But I kept showing up, and I finally realized what wasn’t working for me: the book blurbs I had written were kind of boring. I felt so passionate about the books I chose and the authors who wrote them, but that was not coming across on the page. I had written the book descriptions the way I thought I “should”—in second person,  focusing solely on the subject matter of the book. Basically, my own miniaturized version of Amazon summaries. It hadn’t occured to me to do them differently. In part, I was just going off the many other book lists I’ve read. I also wanted to let the books stand on their own, and for readers to get a clear sense of what they’re about, so they could decide if they wanted to read them.

But realizing what wasn’t working for me opened up room for new idea. Since my introduction was so personal, more than usual when I write an article like this—it actually made all the sense in the world to be more personal in the descriptions as well, and share how each book impacted me in the moment they came into my life. Once I figured that out, I suddenly had all this momentum. I was able to finish up the article pretty quickly, and I was proud of how it turned out.

Which is all to say that this experience is a good reminder of what I have learned to be true over the course of my writing career: you just have to keep showing up. When you’re working towards a goal, sometimes progress feels slow, or the solution to a problem might not be immediately apparent. But if you meet that resistance with persistence, you will get where you’re trying to go. I wholeheartedly believe that.

If you’re looking for a new read or interested in becoming more educated on body image and related issues, check out the article. And if you’re moving, climbing, (sometimes) trudging towards a goal, just know that I’m right there with you.

xoxo

Marie

Soft Bellies & Hashtags: The Good Side of Social Media

Hello, Internet darlings!

Social media can sometimes be a dark, negative place. Obvious, stated. As easy as it is to scroll down into an Instagram or Twitter hole and not come up for hours, I think we all know that may not always be the best thing for ourselves or our time. Research on the impact of social media on our mental well-being is a growing field, but there’s still so much to be explored as the digital landscape grows and morphs.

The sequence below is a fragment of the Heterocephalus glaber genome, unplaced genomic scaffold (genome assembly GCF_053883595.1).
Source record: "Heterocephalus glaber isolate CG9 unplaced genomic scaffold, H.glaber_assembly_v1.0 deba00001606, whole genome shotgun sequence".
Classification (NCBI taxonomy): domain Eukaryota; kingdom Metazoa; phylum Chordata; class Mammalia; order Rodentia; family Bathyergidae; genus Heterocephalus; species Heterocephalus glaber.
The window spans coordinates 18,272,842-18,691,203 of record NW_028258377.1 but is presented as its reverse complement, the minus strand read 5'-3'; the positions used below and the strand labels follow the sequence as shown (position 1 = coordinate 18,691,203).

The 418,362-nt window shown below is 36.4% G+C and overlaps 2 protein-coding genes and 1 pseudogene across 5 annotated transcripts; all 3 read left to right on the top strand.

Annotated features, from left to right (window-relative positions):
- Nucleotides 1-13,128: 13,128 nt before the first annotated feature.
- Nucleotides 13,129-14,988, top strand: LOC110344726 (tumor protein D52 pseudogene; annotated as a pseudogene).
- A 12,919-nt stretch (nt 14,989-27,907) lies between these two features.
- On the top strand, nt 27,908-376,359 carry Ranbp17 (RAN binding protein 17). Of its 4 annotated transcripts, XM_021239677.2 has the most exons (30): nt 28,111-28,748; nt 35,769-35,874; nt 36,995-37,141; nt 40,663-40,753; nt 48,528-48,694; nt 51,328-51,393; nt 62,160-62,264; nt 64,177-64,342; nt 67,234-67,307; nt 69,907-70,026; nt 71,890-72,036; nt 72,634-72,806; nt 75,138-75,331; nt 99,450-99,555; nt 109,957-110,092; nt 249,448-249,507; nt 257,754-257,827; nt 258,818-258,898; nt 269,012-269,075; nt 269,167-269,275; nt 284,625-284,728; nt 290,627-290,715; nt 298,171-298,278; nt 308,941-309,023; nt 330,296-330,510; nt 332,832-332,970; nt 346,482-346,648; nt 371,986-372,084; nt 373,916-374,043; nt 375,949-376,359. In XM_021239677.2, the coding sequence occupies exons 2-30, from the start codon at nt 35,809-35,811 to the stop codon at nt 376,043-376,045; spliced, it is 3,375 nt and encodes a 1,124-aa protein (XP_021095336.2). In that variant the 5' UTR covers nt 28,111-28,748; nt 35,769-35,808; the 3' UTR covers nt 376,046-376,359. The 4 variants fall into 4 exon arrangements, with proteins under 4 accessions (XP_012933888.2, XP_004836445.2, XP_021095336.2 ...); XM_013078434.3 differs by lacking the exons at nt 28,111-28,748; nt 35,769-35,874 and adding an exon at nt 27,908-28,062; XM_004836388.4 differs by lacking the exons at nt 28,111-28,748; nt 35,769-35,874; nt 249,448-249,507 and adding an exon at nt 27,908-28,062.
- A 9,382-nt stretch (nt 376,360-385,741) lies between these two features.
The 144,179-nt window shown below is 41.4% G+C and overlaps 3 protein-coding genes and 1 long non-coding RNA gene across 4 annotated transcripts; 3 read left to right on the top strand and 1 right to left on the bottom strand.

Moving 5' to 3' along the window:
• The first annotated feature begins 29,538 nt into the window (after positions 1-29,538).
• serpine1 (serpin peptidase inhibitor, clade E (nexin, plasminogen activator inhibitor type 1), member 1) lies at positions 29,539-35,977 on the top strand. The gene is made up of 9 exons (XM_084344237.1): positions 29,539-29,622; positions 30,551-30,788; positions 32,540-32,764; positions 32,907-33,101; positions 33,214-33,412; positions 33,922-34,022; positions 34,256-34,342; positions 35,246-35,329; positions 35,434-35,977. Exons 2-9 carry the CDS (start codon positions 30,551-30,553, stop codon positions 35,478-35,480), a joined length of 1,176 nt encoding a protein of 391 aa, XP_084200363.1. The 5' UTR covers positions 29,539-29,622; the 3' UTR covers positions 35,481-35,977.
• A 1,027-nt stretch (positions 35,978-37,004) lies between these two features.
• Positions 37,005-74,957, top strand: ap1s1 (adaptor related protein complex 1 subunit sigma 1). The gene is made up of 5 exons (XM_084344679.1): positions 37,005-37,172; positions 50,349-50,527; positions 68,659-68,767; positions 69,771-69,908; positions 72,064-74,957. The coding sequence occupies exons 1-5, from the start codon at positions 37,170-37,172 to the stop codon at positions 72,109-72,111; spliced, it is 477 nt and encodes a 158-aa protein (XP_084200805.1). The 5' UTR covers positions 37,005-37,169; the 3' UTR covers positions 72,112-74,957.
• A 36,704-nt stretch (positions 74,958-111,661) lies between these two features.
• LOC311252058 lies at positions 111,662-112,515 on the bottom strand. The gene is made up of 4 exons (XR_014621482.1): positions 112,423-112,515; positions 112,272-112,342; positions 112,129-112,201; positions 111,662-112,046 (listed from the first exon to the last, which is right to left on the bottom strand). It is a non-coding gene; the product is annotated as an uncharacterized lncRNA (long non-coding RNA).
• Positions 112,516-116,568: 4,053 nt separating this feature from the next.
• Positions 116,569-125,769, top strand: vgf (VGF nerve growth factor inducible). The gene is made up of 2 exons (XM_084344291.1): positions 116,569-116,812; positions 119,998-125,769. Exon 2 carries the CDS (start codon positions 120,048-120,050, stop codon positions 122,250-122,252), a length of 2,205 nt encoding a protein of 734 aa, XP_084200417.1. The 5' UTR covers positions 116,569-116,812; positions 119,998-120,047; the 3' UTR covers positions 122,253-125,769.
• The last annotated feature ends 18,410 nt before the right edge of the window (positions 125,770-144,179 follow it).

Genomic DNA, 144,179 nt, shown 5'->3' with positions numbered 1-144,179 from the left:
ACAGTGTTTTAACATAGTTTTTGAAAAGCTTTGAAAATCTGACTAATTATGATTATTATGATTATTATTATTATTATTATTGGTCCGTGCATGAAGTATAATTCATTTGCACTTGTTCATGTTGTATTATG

But as you can very well tell from the title, I’m not here to get into the negatives. One of the most exciting things about social media, from my perspective, is that creators and activists can share their work without having to depend entirely upon traditional media sources. In particular, I’ve been interested in and excited by the images you can find on social media, which help fill in the diversity gap that still exists in more traditional outlets. Don’t get me wrong—traditional media sources, from advertisements to magazines to television shows, are making improvements. Fenty Beauty made headlines at its launch last year not only because of its celebrity creator, but because it celebrated diversity at every step, from its product range to the accompanying campaign images. But for every big step forward, we still have a loooong way to go. Thankfully, activists and creators are stepping up to the plate via social media. Let me introduce you to a couple of them.

Browsing Megan Jayne Crabbe’s Instagram account, @bodyposipanda, was my first foray into body positivity on social media. Growing up, Megan struggled with an eating disorder. Discovering the body positive community transformed her life, and she started her account to share what she’d learned. She uses her account to not only share quotes, illustrations, and reflections, but to make space for beautiful, loving photos of herself and other women. They are photos that may not find a place (yet!) in raditional media, but that deserve to be seen. (P.S. If after browsing Megan’s account you haven’t got enough, consider reading her fantastic book. I recommend it times one million.)

Another wonderful woman you should know is writer Keah Brown. Just over a year ago, Keah shared a few photos of herself on Twitter (see below!) with the tag #disabledandcute. As she told Teen Vogue, “I started it as a way to say I was proud of the growth that I made in learning to like myself and my body.” The hashtag took off, and other individuals with disabilities shared their own selfies and photos. People with disabilities are given hardly any space in entertainment and other media, and as Keah further explained, when they are, they are often turned into caricatures. With every selfie, #disabledandcute challenges those portrayals. (P.P.S. Keah has an upcoming book entitled The Pretty One, and I can’t wait for it to hit shelves).

At the end of the digital day, social media is what we make of it. If something makes you feel bad about yourself, unfollow! But if you, like me, crave images that display diversity in beauty, they are out there. And they deserve a place in your feed.

xoxo

Marie